Bolshoi Ballet

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Bolshoi Ballet
General information
NameBolshoi Ballet
Local nameБольшой Театр
Балетная труппа Большого театра
Baletnaya truppa Bol'shogo teatra
Year founded1776; 248 years ago (1776)
Principal venueBolshoi Theatre
Senior staff
DirectorVladimir Urin
Ballet DirectorMakhar Vaziev
Artistic staff
Deputy DirectorGalina Stepanenko
Music DirectorTugan Sokhiev
Ballet MasterYuri Grigorovich
Parent companyBolshoi Theatre
OrchestraOrchestra of the Bolshoi Theatre
Official schoolMoscow State Academy of Choreography
Lead soloist
First soloist
Corps de ballet

The Bolshoi Ballet is an internationally renowned classical ballet company based at the Bolshoi Theatre in Moscow, Russia. Founded in 1776, the Bolshoi is among the world's oldest ballet companies. In the early 20th century, it came to international prominence as Moscow became the capital of Soviet Russia. The Bolshoi has been recognised as one of the foremost ballet companies in the world. It has a branch at the Bolshoi Ballet Theater School in Joinville, Brazil.[1]


Soloists of the Bolshoi Ballet at the Schiphol airport, 9 June 1960

The earliest iteration of the Bolshoi Ballet can be found in the creation of a dance school for a Moscow orphanage in 1773.[2] In 1776, dancers from the school were employed by Prince Pyotr Vasilyevich Urusov and English theatrical entrepreneur Michael Maddox to form part of their new theatre company.[3] Originally performing in privately owned venues, they later acquired the Petrovsky Theatre, which, as a result of fires and erratic redevelopment, would later be rebuilt as today's Bolshoi Theatre. While some guest dancers come and go from other prestigious ballet companies, such as Mariinsky and American Ballet Theatre, most company dancers are graduates of the academy. In 1989, Michael Shannon was the first American ballet dancer to graduate from the Bolshoi Ballet Academy and join the Bolshoi Ballet company.[4]

Despite staging many famous ballets, it struggled to compete with the reputation of the Imperial Russian Ballet, today's Mariinsky Ballet of St. Petersburg. It was not until the appointment of Alexander Gorsky as Ballet Master in 1900 that the company began to develop its own unique identity, with acclaimed productions of new or restaged ballets including Don Quixote (1900), Coppélia (1901), Swan Lake (1901), La fille mal gardée (1903), Giselle (1911), Le Corsaire (1912) and La Bayadère (1917).[5]

The Soviet leadership's preference for uncomplicated moral themes in the arts was demonstrated in Yuri Grigorovich's appointment as director in 1964. Grigorovich held his position until 1995, at which point a series of directors, including Boris Akimov, Alexei Ratmansky, Yuri Burlaka and Sergei Filin, brought more modern dance performance ideas to the company.[6]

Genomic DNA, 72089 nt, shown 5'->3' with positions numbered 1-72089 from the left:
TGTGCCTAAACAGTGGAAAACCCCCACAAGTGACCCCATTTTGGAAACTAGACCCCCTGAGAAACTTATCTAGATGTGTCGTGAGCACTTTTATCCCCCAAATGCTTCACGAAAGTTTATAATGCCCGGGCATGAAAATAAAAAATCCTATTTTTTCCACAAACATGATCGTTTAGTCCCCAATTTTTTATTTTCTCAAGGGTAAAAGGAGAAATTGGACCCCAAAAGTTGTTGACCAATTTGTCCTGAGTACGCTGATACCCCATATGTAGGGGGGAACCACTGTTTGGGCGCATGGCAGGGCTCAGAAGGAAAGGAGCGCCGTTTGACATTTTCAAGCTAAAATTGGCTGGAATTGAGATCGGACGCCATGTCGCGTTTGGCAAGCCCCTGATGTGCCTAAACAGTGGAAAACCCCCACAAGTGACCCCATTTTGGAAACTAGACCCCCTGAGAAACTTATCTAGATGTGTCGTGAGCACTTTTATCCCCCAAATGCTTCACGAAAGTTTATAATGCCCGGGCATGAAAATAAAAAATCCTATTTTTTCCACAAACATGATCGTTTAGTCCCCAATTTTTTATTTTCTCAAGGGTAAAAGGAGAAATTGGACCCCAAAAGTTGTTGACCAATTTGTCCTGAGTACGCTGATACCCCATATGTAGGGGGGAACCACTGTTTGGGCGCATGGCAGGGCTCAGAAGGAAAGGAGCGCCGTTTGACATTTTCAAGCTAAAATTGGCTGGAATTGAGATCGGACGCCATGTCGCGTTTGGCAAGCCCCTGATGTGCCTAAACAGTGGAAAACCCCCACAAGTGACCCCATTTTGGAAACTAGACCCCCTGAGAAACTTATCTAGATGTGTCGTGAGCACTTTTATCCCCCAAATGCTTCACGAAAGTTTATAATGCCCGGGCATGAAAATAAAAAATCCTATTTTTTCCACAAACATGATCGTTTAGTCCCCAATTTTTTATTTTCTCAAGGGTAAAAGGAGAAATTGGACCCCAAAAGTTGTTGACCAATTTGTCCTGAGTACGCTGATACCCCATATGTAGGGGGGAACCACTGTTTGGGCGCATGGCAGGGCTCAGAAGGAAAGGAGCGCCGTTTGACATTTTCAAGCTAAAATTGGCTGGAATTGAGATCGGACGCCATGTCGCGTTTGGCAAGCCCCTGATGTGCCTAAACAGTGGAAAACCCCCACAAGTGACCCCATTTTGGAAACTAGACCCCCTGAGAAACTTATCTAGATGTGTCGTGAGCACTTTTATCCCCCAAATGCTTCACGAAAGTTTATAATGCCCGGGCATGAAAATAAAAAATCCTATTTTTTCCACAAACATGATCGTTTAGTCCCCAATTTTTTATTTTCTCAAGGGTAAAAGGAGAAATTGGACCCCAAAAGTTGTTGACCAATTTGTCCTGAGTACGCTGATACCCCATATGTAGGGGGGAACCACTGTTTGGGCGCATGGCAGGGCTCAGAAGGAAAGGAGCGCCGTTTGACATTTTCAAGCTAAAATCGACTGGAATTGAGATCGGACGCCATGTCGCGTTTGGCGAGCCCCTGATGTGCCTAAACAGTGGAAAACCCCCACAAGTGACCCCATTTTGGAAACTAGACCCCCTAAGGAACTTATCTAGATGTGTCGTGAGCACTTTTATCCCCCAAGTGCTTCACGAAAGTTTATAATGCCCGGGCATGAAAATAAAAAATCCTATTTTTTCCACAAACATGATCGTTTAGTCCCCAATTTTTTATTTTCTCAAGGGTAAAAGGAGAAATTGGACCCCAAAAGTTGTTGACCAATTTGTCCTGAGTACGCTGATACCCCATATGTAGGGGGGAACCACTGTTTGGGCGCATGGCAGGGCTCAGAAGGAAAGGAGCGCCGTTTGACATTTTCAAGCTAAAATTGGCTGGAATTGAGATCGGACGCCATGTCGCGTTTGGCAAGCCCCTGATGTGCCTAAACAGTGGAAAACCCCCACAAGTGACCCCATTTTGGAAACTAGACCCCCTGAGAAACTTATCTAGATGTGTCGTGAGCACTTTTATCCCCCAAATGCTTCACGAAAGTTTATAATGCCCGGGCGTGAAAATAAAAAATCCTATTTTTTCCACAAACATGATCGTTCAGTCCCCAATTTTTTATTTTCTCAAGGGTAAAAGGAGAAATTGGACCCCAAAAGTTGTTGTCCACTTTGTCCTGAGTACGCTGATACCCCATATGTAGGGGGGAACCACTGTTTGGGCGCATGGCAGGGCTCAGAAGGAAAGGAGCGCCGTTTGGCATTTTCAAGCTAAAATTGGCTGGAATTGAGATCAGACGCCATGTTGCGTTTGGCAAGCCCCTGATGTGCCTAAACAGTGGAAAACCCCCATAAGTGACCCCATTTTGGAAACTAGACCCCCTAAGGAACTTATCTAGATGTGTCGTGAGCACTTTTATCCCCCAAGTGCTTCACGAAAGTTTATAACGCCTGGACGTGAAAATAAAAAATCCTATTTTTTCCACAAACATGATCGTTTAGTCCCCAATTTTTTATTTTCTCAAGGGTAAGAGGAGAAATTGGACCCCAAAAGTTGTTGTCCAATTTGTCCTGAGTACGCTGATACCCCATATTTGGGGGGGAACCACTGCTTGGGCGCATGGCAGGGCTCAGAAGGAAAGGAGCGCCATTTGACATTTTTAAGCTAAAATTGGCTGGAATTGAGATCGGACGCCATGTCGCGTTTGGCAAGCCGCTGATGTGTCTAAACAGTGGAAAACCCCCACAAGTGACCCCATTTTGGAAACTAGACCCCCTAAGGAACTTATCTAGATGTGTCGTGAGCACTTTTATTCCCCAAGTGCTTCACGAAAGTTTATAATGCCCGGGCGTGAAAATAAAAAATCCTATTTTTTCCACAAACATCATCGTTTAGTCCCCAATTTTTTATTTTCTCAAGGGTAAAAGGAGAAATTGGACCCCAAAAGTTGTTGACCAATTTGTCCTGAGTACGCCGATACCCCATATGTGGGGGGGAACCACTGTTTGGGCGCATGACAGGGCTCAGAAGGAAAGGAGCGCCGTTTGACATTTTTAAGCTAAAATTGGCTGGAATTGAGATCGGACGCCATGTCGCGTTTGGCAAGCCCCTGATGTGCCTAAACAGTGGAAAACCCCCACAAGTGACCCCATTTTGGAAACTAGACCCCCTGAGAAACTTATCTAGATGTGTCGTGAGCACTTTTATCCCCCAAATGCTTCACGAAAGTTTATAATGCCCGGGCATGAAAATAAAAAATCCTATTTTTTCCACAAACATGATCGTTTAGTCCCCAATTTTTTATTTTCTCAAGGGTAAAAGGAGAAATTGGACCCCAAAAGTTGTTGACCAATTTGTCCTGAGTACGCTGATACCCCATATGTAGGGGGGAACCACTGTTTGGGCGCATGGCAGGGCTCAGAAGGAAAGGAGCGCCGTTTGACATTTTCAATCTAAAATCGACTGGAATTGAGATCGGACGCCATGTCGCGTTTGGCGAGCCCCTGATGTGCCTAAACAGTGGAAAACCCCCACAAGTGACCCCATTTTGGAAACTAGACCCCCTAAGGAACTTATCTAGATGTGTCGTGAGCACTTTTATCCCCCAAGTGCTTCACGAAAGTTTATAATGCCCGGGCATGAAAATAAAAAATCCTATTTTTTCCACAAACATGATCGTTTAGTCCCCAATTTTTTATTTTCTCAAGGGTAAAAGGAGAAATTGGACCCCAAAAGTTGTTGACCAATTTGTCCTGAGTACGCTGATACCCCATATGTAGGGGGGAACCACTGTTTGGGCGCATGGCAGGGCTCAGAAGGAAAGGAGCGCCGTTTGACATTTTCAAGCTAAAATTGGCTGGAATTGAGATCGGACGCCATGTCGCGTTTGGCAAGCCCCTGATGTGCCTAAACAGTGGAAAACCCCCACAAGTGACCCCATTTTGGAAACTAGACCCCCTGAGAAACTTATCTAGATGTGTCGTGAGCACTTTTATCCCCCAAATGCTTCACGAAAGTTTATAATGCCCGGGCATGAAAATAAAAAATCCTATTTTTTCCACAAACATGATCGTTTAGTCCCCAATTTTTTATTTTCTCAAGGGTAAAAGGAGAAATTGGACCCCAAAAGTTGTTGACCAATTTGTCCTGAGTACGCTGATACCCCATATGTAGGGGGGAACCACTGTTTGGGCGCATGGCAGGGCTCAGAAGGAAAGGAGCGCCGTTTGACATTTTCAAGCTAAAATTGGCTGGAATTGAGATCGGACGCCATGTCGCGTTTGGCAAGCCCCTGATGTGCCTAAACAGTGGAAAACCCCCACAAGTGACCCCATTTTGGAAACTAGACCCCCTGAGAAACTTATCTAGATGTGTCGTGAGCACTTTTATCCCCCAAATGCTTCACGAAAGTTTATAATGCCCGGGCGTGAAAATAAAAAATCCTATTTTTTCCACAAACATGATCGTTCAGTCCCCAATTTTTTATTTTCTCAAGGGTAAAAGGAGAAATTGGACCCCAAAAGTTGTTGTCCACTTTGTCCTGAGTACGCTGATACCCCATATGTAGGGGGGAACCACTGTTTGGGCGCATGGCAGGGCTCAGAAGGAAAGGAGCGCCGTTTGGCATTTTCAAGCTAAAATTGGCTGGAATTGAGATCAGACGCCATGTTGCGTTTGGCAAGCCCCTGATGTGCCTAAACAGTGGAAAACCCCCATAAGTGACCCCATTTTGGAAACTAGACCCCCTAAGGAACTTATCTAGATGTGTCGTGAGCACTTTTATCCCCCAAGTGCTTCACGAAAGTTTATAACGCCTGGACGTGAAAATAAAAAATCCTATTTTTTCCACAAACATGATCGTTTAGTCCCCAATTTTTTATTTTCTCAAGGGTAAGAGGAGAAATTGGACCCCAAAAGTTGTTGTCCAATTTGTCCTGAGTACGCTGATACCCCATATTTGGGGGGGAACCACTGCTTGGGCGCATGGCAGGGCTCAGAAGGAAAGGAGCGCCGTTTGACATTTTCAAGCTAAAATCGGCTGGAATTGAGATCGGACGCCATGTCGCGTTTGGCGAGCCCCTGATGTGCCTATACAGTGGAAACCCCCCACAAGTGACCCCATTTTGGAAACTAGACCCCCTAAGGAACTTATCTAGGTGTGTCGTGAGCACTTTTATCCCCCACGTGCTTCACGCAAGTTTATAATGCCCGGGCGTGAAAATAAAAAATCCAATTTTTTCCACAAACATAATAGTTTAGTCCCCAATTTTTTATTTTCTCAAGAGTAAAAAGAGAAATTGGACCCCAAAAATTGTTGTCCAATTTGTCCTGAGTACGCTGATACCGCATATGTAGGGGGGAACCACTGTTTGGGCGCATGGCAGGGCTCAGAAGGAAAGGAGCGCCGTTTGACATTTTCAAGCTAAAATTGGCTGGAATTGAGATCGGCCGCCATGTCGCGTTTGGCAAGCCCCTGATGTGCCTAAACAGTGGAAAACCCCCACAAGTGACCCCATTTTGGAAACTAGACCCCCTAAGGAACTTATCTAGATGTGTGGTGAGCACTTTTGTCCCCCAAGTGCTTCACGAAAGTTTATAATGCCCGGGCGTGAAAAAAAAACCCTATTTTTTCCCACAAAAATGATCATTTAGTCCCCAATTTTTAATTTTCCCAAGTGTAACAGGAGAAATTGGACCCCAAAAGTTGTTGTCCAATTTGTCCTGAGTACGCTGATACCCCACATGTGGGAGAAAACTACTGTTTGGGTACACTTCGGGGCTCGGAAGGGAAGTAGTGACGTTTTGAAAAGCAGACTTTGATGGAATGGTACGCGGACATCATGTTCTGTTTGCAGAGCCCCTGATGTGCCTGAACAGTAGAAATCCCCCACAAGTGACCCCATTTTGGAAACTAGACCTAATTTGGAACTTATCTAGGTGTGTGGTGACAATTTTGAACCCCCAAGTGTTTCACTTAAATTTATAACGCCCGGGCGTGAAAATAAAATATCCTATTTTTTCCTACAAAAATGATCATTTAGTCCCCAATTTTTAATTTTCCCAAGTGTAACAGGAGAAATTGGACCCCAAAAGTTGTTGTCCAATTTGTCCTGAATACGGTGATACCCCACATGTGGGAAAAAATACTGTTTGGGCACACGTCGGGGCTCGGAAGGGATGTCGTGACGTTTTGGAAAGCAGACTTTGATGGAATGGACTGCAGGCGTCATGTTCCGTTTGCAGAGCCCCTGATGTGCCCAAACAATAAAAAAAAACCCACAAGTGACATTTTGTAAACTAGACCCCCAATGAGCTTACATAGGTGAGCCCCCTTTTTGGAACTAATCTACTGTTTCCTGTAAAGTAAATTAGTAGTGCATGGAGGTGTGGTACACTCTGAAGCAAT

Notable staff[edit]


Company structure[edit]

Today the Bolshoi Ballet remains one of the world's foremost ballet companies, in addition to being one of the largest, with approximately 220 dancers. The word "bolshoi" means "big" or "grand" in Russian. The company operates on a hierarchical system, similar to those used by other leading European ballet companies, with senior dancers ranked as principals, and descending in order of importance through lead soloist, first soloist, soloist and finally, corps de ballet. Due to its size, the company operates two troupes of corps de ballet.

In 2000, the Bolshoi Ballet opened its first Ballet Academy outside Russia, in Joinville, Brazil.[7][8][9][10]

Performance style[edit]

The performance style of the Bolshoi Ballet is typically identified as being colourful and bold, combining technique and athleticism with expressiveness and dramatic intensity. This style is commonly attributed to Alexander Gorsky. Historically there has been a fierce rivalry with the St. Petersburg Heritage Ballet Company, the Mariinsky. Both have developed very different performing styles: the Bolshoi has a more colourful and bold approach, whereas the Mariinsky is associated with more pure and refined classicism.


Principal dancers[edit]




Leading soloists[edit]


  • Anastasia Goryacheva
  • Kristina Kretova
  • Olga Marchenkova
  • Eva Sergeyenkova
  • Margarita Shrayner
  • Maria Vinogradova


Anna Tikhomirova performing in Delhi

First soloists[edit]


  • Arina Denisova
  • Daria Khokhlova
  • Anastasia Meskova
  • Anna Tikhomirova


  • Klim Efimov
  • Alexander Vodopetov
  • Dmitry Vyskubenko
  • Denis Zakharov



  • Anastasia Chapkina
  • Anastasia Denisova
  • Yulia Grebenshchikova